Speaking of the porch; it’s an incredibly spacious area and one of the main reasons I was interested in this model. Few porches allow sufficient room to sit and prepare a meal when the weather outside is awful. Especially when you’re 6ft1in tall!

I could throw all of my kit in here and still find plenty of space in which to sit cross-legged and without my head touching the roof.

You can see I kept the windows ‘open’ to allow light in. I also used the side door predominantly for access, rather than the front door. But I could open both up and allow for excellent airflow, shelter from the sun and without feeling too much heat.

Temperatures have recently risen to around 25ºC in the daylight hours and, even first thing in the morning, when the sun was up, I found the sleeping area to be almost unbearably warm. Even with the mesh window exposed towards the top of the door. When I come to upgrade from this one – and, hopefully, not for a few years yet – I hope to find a tent that offers ventilation at each end.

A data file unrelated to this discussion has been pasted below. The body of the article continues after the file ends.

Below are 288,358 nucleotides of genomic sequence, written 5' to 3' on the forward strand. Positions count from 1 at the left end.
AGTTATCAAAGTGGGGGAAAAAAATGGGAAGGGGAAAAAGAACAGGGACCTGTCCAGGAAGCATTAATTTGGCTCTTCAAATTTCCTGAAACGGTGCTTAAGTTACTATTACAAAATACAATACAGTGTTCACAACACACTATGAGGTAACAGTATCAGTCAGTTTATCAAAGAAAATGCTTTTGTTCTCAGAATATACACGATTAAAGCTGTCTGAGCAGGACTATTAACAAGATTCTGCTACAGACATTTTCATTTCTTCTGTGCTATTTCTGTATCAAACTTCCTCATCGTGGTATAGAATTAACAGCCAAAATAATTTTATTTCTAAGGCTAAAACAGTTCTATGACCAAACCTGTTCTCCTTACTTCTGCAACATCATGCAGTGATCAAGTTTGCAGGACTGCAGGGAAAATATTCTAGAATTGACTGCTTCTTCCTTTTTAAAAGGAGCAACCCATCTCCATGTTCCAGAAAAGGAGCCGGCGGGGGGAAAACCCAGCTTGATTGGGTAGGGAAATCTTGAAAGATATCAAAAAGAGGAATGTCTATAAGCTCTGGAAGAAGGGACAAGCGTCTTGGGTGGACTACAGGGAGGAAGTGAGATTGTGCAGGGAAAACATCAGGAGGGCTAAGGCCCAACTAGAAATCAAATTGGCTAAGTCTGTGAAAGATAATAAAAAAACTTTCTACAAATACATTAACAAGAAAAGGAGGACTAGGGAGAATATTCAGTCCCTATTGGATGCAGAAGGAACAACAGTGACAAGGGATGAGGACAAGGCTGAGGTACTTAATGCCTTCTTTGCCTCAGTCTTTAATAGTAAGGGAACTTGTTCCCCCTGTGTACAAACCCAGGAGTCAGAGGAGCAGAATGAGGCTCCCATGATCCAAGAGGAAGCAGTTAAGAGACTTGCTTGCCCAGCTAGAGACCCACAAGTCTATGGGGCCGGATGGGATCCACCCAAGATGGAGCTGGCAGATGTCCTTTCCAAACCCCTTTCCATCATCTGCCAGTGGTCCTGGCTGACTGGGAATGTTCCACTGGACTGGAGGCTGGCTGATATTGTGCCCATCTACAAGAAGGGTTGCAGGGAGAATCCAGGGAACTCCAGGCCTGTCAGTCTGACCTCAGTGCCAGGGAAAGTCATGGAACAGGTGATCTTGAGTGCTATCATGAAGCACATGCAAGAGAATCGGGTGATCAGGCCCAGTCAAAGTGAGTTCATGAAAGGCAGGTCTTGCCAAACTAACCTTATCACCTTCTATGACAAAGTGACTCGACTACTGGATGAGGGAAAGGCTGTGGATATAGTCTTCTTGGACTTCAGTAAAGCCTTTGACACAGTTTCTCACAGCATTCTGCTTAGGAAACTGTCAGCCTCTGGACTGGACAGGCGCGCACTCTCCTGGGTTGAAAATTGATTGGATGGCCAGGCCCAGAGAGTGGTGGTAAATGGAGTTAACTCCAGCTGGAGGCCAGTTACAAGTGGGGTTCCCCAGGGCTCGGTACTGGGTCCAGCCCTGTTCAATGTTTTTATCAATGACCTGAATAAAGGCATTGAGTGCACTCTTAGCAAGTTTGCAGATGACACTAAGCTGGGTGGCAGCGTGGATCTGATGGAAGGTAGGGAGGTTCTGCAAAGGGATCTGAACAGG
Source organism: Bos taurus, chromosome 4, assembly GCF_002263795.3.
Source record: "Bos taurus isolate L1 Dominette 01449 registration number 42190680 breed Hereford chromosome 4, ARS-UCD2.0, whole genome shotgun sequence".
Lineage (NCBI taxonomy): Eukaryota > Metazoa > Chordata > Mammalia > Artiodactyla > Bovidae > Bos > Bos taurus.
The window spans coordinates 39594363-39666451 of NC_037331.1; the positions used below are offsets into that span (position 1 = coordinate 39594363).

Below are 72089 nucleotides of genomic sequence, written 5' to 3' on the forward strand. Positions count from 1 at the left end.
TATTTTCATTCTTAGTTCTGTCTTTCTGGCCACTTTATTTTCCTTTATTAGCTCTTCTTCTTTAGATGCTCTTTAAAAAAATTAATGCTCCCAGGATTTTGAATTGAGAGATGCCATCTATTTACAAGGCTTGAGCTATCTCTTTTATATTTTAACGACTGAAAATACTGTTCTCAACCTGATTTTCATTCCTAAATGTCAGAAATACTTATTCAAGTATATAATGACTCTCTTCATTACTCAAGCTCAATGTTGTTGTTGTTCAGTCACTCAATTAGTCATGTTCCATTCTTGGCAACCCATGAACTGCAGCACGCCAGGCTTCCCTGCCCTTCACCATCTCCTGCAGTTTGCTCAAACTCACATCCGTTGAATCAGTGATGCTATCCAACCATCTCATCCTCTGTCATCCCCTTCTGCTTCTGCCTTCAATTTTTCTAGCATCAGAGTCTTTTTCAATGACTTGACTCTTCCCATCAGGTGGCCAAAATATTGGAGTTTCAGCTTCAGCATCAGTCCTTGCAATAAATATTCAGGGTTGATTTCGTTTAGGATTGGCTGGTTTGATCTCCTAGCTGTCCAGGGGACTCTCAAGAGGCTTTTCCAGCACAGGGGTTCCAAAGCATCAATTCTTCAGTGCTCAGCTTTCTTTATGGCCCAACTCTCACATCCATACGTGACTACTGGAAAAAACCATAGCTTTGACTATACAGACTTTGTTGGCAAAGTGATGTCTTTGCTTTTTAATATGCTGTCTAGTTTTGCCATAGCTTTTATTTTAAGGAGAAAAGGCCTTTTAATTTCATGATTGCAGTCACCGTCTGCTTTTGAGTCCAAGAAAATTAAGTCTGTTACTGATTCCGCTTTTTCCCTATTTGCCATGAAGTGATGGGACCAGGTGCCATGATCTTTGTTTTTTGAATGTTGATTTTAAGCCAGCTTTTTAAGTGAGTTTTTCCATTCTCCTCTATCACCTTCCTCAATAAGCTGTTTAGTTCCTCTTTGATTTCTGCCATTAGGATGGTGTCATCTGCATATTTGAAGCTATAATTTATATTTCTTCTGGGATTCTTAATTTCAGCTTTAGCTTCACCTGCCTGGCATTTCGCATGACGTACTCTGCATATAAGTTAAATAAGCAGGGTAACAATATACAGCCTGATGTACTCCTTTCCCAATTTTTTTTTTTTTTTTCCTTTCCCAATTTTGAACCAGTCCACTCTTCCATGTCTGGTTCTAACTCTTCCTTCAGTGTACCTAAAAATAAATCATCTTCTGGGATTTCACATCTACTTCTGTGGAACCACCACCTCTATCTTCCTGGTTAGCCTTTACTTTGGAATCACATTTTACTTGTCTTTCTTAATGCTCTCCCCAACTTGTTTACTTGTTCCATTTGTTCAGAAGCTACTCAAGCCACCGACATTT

Given the choice, I prefer to pitch on the west side of a field, so that I am warmed by the morning sun (I don’t function well with a cold start) and then later head to bed without feeling too hot. This isn’t always possible but, I try when I can.

I was hoping this tent would be significantly longer in the sleeping department that my previous model but, once again, I found myself having to sleep (remember, I’m 6ft1in) on a slight angle. Otherwise my feet or my head would touch the material at either end. There was plenty of room around me for rucksacks and clothing.

I had considered buying a three-person tent but I’m not convinced they’d be any longer and I didn’t want the extra weight and width. Fortunately, I don’t expect to be sharing this space anytime soon!